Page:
GAMES I REGRET PARTING WITH is a regular feature here at Grinding Down where I reminisce about videogames I either sold or traded in when I was young and dumb. To read up on other games I parted with, follow the tag.

You have 10 seconds to survive Sonic Blast’s underwater levels

I played some Sonic Blast the other day, and I almost beat it. I’m not going to tell you why I had the sudden urge to play a Sonic the Hedgehog game, nor why I decided to pick that one of all my options. The game originally appeared on the Sega Game Gear way back in 1996, but also later managed to eek its way on to the Sega Master System…but only in Brazil. Huh. Nowadays, it can be found on various other platforms through collections, even as recent as a digital download on the Nintendo 3DS. My version is found deep inside the 2004 release Sonic Mega Collection Plus for the PlayStation 2, which I got almost three years ago during a PS2 shopping spree.

Sonic Blast clearly wanted to–pun intended–ape the same style of pre-rendered graphics from Super Nintendo’s big 1994 release Donkey Kong Country. For sure, those Rare titles had a look, even if they haven’t aged well. However, to ensure that details are visible, both sprites for Sonic and Knuckles are bigger than their counterparts in earlier titles, which results in a “zoomed in” look. This means you get to see less of the level on the screen and will often not know what is coming up, whether it be a bunch of rings, an enemy, or a death pit of spikes. I also had this problem with Mega Man: Dr. Wily’s Revenge and Metroid II: Return of Samus, both of which put all their effort into ensuring you see the game’s hero up close and personal at the sacrifice of gameplay.

And, well…it’s a Sonic the Hedgehog game. You generally move left to right across the screen, jumping, collecting rings, avoiding enemies, and searching for the spinning signpost that signals the level is over. Usually, to get there, it’s a complicated puzzle path. There’s not much new here overall, though you can also play as Knuckles from the get-go, which I did not do. Sonic Blast is relatively short, about five zones long, with each zone made up of a couple levels and a boss fight against Doctor Eggman that tasks you with jumping on his spaceship’s windshield several times to crack it open.

I got all the way up to the Blue Marine Zone, which is the fourth zone. Alas, it’s mostly underwater, with bits of ancient ruins, like crumbled columns, in the background to begin questioning yourself on the true nature of this beast and whether it all takes place on Earth. Also, there’s a bunch of pipes that shoot you this way and that way and all around with fervor and strong water currents to deal with. Here’s the kicker: you’ll drown if you stay in water for too long. If you need air, you can either get out of the water, find an air bubble, or travel along one of the previously mentioned suction tubes.

Drowning in Sonic the Hedgehog games is not whacking the originality ball into space. It’s been there since the beginning, with a wonderfully haunting ditty to remind you that death comes at your fast and there’s no time to do anything about it and you’ll never get to see your loved ones again and the end is oh-so near. That’s whatever, but my main beef with the mechanic specific to Sonic Blast is that…you have no indication of how much air you have left. If you linger too long under the water, you’ll eventually get a 10-second timer on top of the screen silently counting down to the Blue Blur’s demise. That classic piece of music I linked to above does not play. Considering the maze-like design of this zone and limited options for filling up Sonic’s lungs, I was frustrated and lost all of my lives and continue credits in this one section, having had zero deaths up to this point as the difficulty wasn’t all that challenging.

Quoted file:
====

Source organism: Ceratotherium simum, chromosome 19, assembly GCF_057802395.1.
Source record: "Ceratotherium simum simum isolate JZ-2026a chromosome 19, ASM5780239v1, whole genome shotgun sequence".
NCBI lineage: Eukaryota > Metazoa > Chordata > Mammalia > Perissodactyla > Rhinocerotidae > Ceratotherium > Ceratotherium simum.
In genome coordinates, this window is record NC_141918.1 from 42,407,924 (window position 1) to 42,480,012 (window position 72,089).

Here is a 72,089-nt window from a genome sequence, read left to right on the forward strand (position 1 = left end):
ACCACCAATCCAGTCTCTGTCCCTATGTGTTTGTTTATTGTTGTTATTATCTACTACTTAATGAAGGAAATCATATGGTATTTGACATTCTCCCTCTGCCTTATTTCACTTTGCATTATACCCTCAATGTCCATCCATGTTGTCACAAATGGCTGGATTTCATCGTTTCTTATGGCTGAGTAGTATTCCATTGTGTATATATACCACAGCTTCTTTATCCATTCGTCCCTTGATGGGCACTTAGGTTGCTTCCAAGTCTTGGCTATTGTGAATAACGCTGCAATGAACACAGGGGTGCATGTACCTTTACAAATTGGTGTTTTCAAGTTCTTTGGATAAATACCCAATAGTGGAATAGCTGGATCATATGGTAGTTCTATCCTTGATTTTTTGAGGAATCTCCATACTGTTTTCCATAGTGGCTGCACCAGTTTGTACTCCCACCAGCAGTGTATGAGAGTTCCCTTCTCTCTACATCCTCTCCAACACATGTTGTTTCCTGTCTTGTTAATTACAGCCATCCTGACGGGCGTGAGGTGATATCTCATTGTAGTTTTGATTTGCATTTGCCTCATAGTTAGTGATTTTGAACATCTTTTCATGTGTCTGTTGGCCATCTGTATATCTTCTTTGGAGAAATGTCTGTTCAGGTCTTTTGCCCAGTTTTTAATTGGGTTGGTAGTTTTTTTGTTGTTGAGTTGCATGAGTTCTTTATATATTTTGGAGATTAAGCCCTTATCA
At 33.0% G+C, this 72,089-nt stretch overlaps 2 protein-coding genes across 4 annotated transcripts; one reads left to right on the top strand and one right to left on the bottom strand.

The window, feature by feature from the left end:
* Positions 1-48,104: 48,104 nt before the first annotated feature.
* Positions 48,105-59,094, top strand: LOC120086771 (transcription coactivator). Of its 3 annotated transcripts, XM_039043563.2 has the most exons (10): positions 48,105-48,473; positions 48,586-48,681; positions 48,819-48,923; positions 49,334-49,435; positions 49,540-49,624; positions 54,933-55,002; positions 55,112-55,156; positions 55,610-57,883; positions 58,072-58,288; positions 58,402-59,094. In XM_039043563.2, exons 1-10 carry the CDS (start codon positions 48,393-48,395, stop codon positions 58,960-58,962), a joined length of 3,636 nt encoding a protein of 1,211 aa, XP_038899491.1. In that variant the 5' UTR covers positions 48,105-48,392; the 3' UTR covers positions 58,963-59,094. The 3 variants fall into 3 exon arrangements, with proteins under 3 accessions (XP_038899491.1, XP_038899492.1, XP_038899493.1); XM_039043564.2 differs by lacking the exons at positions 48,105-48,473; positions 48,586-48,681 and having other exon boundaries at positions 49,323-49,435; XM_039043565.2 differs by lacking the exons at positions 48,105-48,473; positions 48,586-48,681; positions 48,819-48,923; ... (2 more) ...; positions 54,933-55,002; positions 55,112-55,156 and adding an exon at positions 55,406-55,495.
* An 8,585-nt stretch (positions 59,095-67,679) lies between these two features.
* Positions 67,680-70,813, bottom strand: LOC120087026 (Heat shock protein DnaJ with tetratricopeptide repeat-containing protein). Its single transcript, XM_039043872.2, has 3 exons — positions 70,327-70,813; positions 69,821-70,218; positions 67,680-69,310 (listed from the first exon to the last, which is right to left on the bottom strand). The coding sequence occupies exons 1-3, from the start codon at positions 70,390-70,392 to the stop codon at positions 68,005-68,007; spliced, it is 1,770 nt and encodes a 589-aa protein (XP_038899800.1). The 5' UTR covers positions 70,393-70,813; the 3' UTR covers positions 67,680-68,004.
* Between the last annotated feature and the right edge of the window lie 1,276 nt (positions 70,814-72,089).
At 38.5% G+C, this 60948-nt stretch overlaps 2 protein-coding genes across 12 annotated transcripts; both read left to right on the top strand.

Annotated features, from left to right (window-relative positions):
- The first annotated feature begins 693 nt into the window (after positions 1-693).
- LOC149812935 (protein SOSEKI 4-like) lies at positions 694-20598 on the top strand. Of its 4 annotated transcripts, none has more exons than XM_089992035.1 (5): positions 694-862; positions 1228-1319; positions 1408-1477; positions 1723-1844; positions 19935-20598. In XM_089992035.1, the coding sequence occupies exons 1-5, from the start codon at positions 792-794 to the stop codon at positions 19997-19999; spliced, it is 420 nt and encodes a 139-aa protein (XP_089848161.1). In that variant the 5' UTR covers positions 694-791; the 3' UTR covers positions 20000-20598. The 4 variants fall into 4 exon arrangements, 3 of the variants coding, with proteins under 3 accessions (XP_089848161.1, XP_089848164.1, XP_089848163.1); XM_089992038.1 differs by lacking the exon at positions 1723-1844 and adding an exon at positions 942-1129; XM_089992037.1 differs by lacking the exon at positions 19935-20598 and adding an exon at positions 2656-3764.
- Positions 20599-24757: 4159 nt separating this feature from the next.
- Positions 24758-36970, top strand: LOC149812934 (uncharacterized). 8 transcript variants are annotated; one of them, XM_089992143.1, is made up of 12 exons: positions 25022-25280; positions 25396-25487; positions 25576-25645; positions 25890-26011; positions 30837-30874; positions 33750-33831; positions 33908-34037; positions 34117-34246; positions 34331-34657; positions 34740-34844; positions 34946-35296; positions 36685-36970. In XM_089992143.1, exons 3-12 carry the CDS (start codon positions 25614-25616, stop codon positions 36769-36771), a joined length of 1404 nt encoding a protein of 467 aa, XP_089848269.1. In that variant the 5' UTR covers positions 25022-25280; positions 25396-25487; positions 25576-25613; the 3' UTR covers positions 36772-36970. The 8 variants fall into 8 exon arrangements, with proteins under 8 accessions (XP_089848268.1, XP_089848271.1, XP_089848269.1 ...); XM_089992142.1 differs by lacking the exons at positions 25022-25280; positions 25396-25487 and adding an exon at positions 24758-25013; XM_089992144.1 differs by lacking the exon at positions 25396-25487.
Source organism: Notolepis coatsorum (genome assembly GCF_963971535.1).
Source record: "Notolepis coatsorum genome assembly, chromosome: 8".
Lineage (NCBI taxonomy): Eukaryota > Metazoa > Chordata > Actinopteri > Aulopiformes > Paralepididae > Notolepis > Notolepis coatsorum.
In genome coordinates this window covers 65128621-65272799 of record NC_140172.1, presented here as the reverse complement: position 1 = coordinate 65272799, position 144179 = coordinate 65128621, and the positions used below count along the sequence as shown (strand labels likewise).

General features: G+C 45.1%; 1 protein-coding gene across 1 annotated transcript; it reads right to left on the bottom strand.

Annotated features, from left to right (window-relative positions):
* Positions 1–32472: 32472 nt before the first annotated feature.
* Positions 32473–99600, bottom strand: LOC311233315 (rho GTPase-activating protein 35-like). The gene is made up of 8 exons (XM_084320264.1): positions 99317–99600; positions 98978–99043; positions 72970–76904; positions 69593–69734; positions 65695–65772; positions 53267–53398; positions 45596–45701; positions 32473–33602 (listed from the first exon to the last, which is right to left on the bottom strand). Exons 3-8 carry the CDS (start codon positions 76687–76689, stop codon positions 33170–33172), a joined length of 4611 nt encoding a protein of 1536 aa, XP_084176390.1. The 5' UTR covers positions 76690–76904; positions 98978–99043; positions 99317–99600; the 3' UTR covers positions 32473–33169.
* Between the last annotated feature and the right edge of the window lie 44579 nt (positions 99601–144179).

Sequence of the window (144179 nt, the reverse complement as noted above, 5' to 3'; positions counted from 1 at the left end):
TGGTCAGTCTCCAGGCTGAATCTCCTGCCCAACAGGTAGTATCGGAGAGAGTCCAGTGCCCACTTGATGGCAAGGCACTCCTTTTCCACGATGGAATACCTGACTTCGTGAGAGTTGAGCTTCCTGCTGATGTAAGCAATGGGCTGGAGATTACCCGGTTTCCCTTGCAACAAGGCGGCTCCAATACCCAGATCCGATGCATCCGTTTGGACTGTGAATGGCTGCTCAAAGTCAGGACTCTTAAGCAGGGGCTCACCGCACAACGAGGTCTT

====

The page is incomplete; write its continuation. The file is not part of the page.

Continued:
Wait. Okay, no–I had to look up a video walkthrough to confirm I wasn’t missing something, that this was user error, and it sort of was. See, if you stand Sonic over an area where tiny air bubbles are coming out of the ground–because of science, duh–it depletes your number of rings. I guess that means you are briefly buying more oxygen, but it’s not very clear as there’s no meter or picture or even animation from the Legendary Blue Hedgehog to indicate anything is happening; a sound effect would have gone a long way. But just like how Sonic’s air supply was depleted, so was my interest in playing further, seeing as this dropped me unceremoniously back to the title screen.

In the end, my forty or so minutes with Sonic Blast was anything but that. What? You had to know a joke like that was coming. Anyways, maybe one day I’ll feel inspired to go back and finish off its final acts, knowing what I know now about air bubbles and rings. Or maybe I’ll try another Sonic the Hedgehog title in my PS2 collection, considering it has something like 20 games in it, albeit not all star the Blue One and some must first be unlocked. Or perhaps I’ll never touch anything Sonic the Hedgehog-related ever again. All are likely options.